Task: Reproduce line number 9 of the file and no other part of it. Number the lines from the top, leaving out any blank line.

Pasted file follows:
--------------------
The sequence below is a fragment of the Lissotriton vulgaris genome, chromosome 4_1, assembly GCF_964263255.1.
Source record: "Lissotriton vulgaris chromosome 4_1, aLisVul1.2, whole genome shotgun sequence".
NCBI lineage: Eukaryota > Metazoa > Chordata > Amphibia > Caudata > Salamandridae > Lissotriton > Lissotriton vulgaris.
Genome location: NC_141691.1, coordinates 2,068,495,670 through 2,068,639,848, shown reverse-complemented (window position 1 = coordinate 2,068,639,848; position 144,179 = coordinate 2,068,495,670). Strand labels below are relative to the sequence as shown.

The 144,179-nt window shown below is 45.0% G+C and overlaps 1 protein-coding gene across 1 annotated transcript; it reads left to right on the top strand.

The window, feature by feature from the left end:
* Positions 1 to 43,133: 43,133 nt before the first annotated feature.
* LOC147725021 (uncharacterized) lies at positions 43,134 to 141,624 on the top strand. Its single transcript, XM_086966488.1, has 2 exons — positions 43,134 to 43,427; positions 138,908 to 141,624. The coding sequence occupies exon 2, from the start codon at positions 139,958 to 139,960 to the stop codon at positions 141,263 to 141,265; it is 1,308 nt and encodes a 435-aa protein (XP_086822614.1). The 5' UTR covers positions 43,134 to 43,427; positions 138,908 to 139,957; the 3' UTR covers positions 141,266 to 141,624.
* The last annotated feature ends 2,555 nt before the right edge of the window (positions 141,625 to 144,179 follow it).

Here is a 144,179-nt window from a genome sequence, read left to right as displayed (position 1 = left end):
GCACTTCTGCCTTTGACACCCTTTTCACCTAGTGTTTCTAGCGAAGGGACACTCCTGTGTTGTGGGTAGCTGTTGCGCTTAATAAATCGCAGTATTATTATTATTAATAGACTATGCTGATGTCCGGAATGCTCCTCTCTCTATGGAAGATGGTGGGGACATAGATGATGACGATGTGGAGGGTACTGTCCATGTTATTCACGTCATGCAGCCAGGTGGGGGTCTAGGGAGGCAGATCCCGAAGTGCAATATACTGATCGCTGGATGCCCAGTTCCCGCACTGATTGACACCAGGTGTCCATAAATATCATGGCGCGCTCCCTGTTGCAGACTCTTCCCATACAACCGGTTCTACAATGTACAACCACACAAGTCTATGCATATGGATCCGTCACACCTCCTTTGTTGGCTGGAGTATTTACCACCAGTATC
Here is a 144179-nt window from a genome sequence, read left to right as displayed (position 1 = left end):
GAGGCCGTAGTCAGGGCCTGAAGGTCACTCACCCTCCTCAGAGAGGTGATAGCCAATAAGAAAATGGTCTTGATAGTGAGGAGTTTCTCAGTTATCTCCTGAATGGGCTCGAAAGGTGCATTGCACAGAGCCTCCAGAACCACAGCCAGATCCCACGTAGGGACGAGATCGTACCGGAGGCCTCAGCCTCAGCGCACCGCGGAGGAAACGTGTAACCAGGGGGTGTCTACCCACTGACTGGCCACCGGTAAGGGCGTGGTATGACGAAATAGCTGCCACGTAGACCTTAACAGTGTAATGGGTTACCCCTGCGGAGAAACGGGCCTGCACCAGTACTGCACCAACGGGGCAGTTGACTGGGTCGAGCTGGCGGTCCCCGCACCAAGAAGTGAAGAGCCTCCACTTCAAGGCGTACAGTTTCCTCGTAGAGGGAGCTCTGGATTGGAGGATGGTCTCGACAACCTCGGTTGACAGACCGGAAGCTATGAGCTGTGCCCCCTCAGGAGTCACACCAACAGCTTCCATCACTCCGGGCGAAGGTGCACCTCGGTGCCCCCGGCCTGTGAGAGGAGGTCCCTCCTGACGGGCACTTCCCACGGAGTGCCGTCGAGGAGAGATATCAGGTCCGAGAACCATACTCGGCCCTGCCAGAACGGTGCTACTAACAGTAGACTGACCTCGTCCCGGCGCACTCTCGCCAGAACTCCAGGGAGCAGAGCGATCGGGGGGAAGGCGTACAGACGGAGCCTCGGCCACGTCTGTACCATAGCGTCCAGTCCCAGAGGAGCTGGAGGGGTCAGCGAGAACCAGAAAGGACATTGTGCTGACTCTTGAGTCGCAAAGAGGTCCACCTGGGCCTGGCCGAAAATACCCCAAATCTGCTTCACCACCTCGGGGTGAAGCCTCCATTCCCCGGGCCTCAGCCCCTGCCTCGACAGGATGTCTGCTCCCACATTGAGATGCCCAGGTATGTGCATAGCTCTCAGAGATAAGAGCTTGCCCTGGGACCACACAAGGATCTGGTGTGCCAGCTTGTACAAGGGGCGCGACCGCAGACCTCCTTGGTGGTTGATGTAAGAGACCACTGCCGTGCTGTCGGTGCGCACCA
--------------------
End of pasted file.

* The last annotated feature ends 2,555 nt before the right edge of the window (positions 141,625 to 144,179 follow it).